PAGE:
Law Report: Place where employee is employed is a question of fact

LAW REPORT: 23 July 1997
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High Table Ltd v Horst; Court of Appeal (Lord Justice Evans, Lord Justice Peter Gibson and Lord Justice Hobhouse) 1 July 1997

In deciding whether an employee had been dismissed by reason of redundancy within the terms of section 81(2) of the Employment Protection (Consolidation Act) 1978, a factual rather than a contractual test should be applied to determine the place where the employee had been employed. The mere existence of a mobility clause in the contract of employment would not widen the extent of that place.

The Court of Appeal allowed the appeal of High Table Ltd from the order of the Employment Appeal Tribunal, allowing the appeal of the employees from the decision of an Industrial Tribunal that they had been dismissed for redundancy and that it was, in the circumstances of the case, reasonable for the employers to have treated that as sufficient reason for the dismissals.

Ashley Underwood (Manches & Co) for the employers; Declan O'Dempsey (Ole Hanson & Co, Kennington) for the employees.

Lord Justice Peter Gibson said that the employers provided catering services for companies and firms in the City of London and elsewhere. The employees had all worked as silver service waitresses at Hill Samuel in the City until dismissed pursuant to redundancy notices. Their terms of employment contained the following mobility clause:

Your normal place of work is as stated in your letter of appointment which acts as part of your terms and conditions. However, given the nature of our business, it is sometimes necessary to transfer staff on a temporary or permanent basis to another location. Whenever possible this will be within reasonable daily

travelling distance of your existing

place of work.

The employees applied to the Industrial Tribunal, each complaining of unfair dismissal or unfair selection for redundancy. The employers asserted that the employees had been dismissed for redundancy, that the dismissals were fair, and that every effort had been made to offer them subsisting vacancies elsewhere.

The Industrial Tribunal found for the employers, and the employees appealed to the Employment Appeal Tribunal. Their appeal was allowed.

On the present appeal, the issue had arisen whether section 81(2) of the Employment Protection (Consolidation) Act 1978, which provided that an employee who had been dismissed should be taken to have been dismissed by reason of redundancy if the employer's business had ceased or its requirements had diminished "in the place where the employee was . . . employed", imposed a contractual test or a primarily factual test.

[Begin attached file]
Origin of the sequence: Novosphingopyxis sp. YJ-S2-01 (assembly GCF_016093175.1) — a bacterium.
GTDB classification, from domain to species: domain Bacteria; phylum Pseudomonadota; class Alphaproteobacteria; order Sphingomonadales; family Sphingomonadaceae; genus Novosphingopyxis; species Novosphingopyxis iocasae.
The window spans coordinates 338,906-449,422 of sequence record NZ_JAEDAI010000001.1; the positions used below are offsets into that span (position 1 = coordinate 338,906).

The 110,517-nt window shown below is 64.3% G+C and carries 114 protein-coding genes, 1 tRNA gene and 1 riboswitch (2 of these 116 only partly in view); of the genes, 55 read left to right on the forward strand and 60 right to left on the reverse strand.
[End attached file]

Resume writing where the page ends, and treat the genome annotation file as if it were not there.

It had been contended for the employees that the question where the employee was employed must be determined by reference to the contract of employment. If the contract contained a mobility clause, allowing the employer to require the employee to work elsewhere, "the place where the employee was . . . employed" extended to every place where the employee might be required to work.

The employers' submission was that the words of the statute clearly referred to the place where the employee actually worked, and not where in theory the employer could require the employee to work. Particular reliance had been placed on Bass Leisure Ltd v Thomas [1994] IRLR 104.

Agreeing broadly with the interpretation of the statutory language in that case, the question it posed - where was the employee employed by the employer for the purposes of the business? - was to be answered primarily by a consideration of the factual circumstances which had obtained until the dismissal. If an employee had worked in only one location under his contract of employment for the purposes of the employer's business, it defied common sense to widen the extent of the place where he was so employed merely because of the existence of a mobility clause.

In the present case it was plain that the place where all the employees were employed by the employers was Hill Samuel, and that there had been a redundancy situation there which had caused the employees to be dismissed.

Kate O'Hanlon, Barrister

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